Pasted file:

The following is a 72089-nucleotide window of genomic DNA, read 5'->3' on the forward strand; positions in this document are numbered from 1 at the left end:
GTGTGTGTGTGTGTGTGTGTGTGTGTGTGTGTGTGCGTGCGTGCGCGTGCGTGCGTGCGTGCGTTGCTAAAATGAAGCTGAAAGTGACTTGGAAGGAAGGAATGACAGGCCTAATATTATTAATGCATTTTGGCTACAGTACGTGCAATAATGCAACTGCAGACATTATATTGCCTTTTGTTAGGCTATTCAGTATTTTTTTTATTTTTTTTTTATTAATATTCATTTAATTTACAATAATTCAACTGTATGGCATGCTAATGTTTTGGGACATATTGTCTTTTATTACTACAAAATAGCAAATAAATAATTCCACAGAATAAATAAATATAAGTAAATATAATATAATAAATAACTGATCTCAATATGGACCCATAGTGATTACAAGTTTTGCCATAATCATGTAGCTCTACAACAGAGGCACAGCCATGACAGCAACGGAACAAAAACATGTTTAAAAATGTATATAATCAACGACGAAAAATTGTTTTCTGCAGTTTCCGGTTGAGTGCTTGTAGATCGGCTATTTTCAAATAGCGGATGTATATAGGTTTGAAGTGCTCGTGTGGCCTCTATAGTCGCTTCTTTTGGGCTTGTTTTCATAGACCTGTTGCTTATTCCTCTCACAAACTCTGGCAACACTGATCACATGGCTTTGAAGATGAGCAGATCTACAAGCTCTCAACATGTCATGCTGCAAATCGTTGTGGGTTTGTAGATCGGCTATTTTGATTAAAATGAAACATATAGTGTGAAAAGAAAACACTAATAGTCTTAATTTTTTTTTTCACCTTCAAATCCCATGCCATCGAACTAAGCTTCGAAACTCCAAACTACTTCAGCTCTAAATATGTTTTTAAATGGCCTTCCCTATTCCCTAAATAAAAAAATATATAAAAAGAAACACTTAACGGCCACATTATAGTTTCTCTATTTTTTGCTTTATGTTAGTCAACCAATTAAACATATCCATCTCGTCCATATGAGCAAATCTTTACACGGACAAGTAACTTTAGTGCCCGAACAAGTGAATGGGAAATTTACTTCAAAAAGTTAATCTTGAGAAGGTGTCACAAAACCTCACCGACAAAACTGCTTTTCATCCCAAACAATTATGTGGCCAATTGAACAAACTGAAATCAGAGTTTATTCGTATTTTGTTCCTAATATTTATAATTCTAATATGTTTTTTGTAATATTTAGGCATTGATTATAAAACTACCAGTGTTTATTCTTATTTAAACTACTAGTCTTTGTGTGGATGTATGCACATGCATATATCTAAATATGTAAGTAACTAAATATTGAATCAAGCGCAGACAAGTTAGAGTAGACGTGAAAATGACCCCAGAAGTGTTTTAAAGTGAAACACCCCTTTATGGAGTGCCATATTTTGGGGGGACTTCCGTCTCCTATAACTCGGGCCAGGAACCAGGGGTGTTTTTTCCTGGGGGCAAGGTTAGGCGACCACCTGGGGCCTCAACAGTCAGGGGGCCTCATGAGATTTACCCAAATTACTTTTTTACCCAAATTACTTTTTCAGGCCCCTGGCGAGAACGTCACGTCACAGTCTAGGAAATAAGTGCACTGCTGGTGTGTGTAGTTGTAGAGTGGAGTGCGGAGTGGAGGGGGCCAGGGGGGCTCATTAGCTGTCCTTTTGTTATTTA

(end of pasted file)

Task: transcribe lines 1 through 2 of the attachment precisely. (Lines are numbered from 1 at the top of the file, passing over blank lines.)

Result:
The following is a 72089-nucleotide window of genomic DNA, read 5'->3' on the forward strand; positions in this document are numbered from 1 at the left end:
GTGTGTGTGTGTGTGTGTGTGTGTGTGTGTGTGTGCGTGCGTGCGCGTGCGTGCGTGCGTGCGTTGCTAAAATGAAGCTGAAAGTGACTTGGAAGGAAGGAATGACAGGCCTAATATTATTAATGCATTTTGGCTACAGTACGTGCAATAATGCAACTGCAGACATTATATTGCCTTTTGTTAGGCTATTCAGTATTTTTTTTATTTTTTTTTTATTAATATTCATTTAATTTACAATAATTCAACTGTATGGCATGCTAATGTTTTGGGACATATTGTCTTTTATTACTACAAAATAGCAAATAAATAATTCCACAGAATAAATAAATATAAGTAAATATAATATAATAAATAACTGATCTCAATATGGACCCATAGTGATTACAAGTTTTGCCATAATCATGTAGCTCTACAACAGAGGCACAGCCATGACAGCAACGGAACAAAAACATGTTTAAAAATGTATATAATCAACGACGAAAAATTGTTTTCTGCAGTTTCCGGTTGAGTGCTTGTAGATCGGCTATTTTCAAATAGCGGATGTATATAGGTTTGAAGTGCTCGTGTGGCCTCTATAGTCGCTTCTTTTGGGCTTGTTTTCATAGACCTGTTGCTTATTCCTCTCACAAACTCTGGCAACACTGATCACATGGCTTTGAAGATGAGCAGATCTACAAGCTCTCAACATGTCATGCTGCAAATCGTTGTGGGTTTGTAGATCGGCTATTTTGATTAAAATGAAACATATAGTGTGAAAAGAAAACACTAATAGTCTTAATTTTTTTTTTCACCTTCAAATCCCATGCCATCGAACTAAGCTTCGAAACTCCAAACTACTTCAGCTCTAAATATGTTTTTAAATGGCCTTCCCTATTCCCTAAATAAAAAAATATATAAAAAGAAACACTTAACGGCCACATTATAGTTTCTCTATTTTTTGCTTTATGTTAGTCAACCAATTAAACATATCCATCTCGTCCATATGAGCAAATCTTTACACGGACAAGTAACTTTAGTGCCCGAACAAGTGAATGGGAAATTTACTTCAAAAAGTTAATCTTGAGAAGGTGTCACAAAACCTCACCGACAAAACTGCTTTTCATCCCAAACAATTATGTGGCCAATTGAACAAACTGAAATCAGAGTTTATTCGTATTTTGTTCCTAATATTTATAATTCTAATATGTTTTTTGTAATATTTAGGCATTGATTATAAAACTACCAGTGTTTATTCTTATTTAAACTACTAGTCTTTGTGTGGATGTATGCACATGCATATATCTAAATATGTAAGTAACTAAATATTGAATCAAGCGCAGACAAGTTAGAGTAGACGTGAAAATGACCCCAGAAGTGTTTTAAAGTGAAACACCCCTTTATGGAGTGCCATATTTTGGGGGGACTTCCGTCTCCTATAACTCGGGCCAGGAACCAGGGGTGTTTTTTCCTGGGGGCAAGGTTAGGCGACCACCTGGGGCCTCAACAGTCAGGGGGCCTCATGAGATTTACCCAAATTACTTTTTTACCCAAATTACTTTTTCAGGCCCCTGGCGAGAACGTCACGTCACAGTCTAGGAAATAAGTGCACTGCTGGTGTGTGTAGTTGTAGAGTGGAGTGCGGAGTGGAGGGGGCCAGGGGGGCTCATTAGCTGTCCTTTTGTTATTTA